Everplaces (a community where people who love travel, food and design share recommendations) have built 70 apps, both for Android and iOS and they state that
“...platform providers keep coming out with new updates you have to be compatible with. For example, when Apple released the iPhone 5 we suddenly had to make all our apps fit the new taller design of all the pages (iPhone5 is taller)."
"Then Apple came out with iOS7, the new operating system which has “flat design”. This meant that to keep looking good, we had to redesign the icons, reconsider several pages, and had to decide what to run with in the changeover period, where we have users on both systems...Recently we spent a month building a deep Facebook integration, which was offered to us because we have a special partnership with Facebook. Four days after we released it with big hurrah, Facebook changed something at their end and a lot had to be rebuilt.”
The frustration is widespread from the developers point of view and the clients in terms of the time and effort to have to re-do something you’ve spent so long doing and for the clients the cost and stress of ‘looking bad’. We’ve had instances of facebook or twitter having changed something in their code (but not announced it) which has then affected how we integrate with them and we as the development company get the flack.
Most clients aren’t aware and often annoyed at the fact that a website isn’t programmed and then works perfectly forever - there will be bugs and issues that need to be fixed, tweaks and constant improvements to make. Websites are like living organisms - in order to keep them alive and working effectively for your business you need to think about frequent updates and improvements.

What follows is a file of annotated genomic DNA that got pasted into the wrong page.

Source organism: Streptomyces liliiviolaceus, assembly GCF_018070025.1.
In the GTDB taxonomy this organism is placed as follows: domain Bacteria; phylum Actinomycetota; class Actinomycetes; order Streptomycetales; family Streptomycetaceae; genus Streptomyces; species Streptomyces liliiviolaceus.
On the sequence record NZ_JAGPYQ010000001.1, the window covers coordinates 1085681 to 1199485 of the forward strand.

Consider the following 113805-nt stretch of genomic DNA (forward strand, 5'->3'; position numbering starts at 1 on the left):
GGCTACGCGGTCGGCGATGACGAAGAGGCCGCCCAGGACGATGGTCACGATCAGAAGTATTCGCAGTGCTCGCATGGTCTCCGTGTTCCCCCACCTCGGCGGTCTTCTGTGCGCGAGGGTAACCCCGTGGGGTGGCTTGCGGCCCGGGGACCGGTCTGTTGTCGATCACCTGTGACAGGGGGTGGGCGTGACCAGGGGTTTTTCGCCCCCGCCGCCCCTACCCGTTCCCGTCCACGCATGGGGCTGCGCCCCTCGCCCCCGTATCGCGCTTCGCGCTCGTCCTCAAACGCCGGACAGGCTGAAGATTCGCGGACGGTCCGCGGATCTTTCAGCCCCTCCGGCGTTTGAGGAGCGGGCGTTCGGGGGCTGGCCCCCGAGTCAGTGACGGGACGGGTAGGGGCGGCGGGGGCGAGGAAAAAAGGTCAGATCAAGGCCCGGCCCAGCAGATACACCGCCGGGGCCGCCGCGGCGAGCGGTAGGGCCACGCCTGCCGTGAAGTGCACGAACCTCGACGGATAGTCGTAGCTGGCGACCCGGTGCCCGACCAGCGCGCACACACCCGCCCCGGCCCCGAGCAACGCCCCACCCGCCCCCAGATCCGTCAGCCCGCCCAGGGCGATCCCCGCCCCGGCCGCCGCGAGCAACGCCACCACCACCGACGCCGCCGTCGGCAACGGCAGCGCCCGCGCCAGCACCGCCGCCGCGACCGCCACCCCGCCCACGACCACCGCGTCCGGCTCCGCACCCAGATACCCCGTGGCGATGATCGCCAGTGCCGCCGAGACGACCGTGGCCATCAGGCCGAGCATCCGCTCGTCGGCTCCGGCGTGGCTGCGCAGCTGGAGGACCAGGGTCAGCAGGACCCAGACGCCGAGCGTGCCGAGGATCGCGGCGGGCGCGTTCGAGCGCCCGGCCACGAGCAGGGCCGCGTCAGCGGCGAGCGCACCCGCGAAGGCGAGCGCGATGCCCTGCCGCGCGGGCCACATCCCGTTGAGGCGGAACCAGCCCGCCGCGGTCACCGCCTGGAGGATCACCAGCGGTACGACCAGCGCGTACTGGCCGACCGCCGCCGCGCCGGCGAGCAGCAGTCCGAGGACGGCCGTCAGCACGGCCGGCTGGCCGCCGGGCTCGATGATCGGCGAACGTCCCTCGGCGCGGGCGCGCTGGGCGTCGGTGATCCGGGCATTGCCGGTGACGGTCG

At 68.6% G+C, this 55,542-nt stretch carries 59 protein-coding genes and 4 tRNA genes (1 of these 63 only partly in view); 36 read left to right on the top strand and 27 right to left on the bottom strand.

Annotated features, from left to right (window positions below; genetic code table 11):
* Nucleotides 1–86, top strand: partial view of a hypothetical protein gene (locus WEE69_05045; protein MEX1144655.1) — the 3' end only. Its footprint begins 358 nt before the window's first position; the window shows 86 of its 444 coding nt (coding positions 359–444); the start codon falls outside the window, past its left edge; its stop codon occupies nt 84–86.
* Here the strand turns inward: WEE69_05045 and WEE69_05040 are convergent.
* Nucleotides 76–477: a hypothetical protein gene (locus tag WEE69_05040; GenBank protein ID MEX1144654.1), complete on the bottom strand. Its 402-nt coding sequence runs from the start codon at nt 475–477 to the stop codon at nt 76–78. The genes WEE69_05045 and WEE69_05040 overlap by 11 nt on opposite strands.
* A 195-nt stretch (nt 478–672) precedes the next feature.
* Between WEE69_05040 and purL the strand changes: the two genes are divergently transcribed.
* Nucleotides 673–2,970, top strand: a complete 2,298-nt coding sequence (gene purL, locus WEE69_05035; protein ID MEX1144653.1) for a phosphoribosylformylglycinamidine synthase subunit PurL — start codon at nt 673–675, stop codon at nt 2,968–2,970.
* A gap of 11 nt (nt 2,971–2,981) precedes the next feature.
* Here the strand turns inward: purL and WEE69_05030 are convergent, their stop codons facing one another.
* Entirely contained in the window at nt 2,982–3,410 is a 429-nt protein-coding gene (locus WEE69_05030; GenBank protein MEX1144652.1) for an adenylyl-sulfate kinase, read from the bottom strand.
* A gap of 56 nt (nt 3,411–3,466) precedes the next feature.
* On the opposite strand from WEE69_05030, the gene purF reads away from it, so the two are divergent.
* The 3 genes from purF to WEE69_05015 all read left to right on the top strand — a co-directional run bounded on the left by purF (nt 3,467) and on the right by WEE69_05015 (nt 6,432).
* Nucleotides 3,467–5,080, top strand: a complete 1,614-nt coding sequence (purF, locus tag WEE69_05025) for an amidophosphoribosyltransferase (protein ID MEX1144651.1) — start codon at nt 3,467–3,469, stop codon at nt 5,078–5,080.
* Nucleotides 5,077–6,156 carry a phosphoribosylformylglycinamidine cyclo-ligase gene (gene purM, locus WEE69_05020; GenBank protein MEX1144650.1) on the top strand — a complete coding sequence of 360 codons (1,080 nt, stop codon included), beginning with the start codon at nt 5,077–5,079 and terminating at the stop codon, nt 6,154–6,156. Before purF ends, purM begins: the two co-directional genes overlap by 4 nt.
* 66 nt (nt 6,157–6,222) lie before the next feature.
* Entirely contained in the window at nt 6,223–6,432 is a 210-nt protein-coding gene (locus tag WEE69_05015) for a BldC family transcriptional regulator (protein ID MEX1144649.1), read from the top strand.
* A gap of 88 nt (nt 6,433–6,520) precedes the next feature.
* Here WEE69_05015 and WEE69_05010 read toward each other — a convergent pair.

As a client please be aware (and not dismissive) of all the hard work that goes into creating your website, portal or application and the huge amount of testing variants and user journeys that have to be considered at every stage in the development progress.
Technology waits for no-one - if you want to stay ahead, you have to make sure you have set aside budget for keeping your website up to the latest standards to reach the widest and/or your target audience depending on what devices they are using, how they are viewing/using your website and what payment methods they find easiest (if it’s an ecommerce website). So as well as development budget, please also consider having a testing and improvements budget and allow time in the schedule too, as this is often a major factor where expectations are unrealistic.
Webigence have built and support over 300 websites. To see the kind of larger sites we have programmed please look at our case studies and do get in touch should you wish to talk to us either by phone 020 8739 0030 or email firstname.lastname@example.org.
Blog written by Natalie Wiggins